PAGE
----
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  • Chris Allan is a clinical psychologist and Director of the Psychology Clinic at the University of Wollongong. He has a strong interest in both cognitive and psychodynamic therapies and an ongoing fascination in the interaction of technology and psychology. His interests are varied and include martial arts, playing guitar, cooking, chess, clothes, poetry and computer gaming. He is married with two children two dogs and a budgie.

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Comments

Brin Grenyer


"I don't know" is also a defense ie. the client does know but doesn't know if they can trust the relationship with the therapist yet. So sometimes the best response to I don't know is for the therapist to accept that the client is not yet ready and that further more general alliance building is required before coming back to this issue

Yvette Vardy

Although there is mention of the client saying "I don't know" because they're not in touch with their feelings, sometimes "I don't know" can be an indication that the client is in touch with several competing or simultaneous feelings. "I don't know" can represent being unsure how best to describe a unified feeling state when maybe the person is feeling several emotions at once or they're feeling conflicted. It might therefore be helpful to ask whether there are several different feelings operating together, or whether the client feels a range of sensations that seem confusing. You could then try and tease them apart and try to label them together.

Gary Fulcher

For some clients, "I don't know" can also mean that they have confusing feelings or are so rarely in touch with their feelings that they cannot access or describe them efficiently. Affect is so important in therapy that ways of accessing & heightening it are essential. I often ask clients to be ware of how they feel in their body (e.g. buttereflies in the stomach). Then, I ask them to touch their body where the feeling is located. This step often enhances the feeling experience & allows better access to the affect, thus leading to greater possibilities of exploring it & its underlying language.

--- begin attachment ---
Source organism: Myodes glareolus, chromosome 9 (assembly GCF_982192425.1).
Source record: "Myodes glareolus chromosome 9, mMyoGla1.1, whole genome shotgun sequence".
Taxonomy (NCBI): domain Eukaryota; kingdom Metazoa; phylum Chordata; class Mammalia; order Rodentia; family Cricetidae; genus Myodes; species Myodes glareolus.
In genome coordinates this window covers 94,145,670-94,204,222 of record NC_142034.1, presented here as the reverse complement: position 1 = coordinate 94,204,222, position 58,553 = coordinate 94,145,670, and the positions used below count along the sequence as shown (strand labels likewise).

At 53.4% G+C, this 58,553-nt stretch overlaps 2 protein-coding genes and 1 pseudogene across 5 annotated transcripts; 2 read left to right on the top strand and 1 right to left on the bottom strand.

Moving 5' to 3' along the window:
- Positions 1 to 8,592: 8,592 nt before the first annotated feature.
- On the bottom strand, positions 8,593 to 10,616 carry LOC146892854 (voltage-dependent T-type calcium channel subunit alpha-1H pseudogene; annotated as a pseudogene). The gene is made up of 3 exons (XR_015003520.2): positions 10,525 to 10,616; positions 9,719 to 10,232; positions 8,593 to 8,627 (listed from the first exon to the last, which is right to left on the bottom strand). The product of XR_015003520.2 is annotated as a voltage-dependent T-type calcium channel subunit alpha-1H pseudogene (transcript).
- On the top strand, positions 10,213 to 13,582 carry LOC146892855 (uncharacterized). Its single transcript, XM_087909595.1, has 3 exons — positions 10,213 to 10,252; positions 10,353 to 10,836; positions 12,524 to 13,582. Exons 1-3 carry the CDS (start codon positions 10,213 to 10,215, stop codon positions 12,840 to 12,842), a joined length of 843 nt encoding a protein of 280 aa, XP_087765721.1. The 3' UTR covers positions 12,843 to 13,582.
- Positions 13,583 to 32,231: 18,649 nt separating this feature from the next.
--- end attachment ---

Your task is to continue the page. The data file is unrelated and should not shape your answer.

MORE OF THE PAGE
Chris Allan

Thanks for your comments Gary. I think this is a good point and one also raised by Yvette that clients use "I don't know "to express confusion or an inability to access spcefic or all affect. While it is not something easily described in words I often find the voice tone of the "I don't know" gives a clue to what it is about.

I think your idea of getting client to touch or point to the part of the body where they are experiencing the affect is a good one. This helps the client move from just experiencing the emotion internally to also moving to looking at themselves externally.

Chris

Rossweisse

Perhaps the intent is to make the question go away. Often, 'I don't know' is a verbal filler playing for time to think, whether the person who says it realizes that or not. I just wait silently but expectantly and most people respond to the initial question.

karen

as a patient, i say this often. it is a stall. i can't quite 'touch' what i am trying to say, or feeling perhaps conflicted reactions to a mounting tension. it is not a conscious stall, but a mental stalling while i am trying to put things together. fortunately my analyst recognizes my pattern, and encourages me that i DO know. not in an insistant parental way, more jovial and encouraging. and, with him 'staying with me'...i do go deeper.

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clients doesn't have to know about it. I think that we need to be more compressive. There are clients that they don't know because it isn't their expertive area-

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negation is the first answer that people try when they are facing a problem. I know that it is hard but therapist should open those door because they try to hide everything until they have confidence with their therapist.

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and why not I can say "I don't know" is a normal responce when we face a adversal situation, for example when we are nervous or in front something that we don't know.

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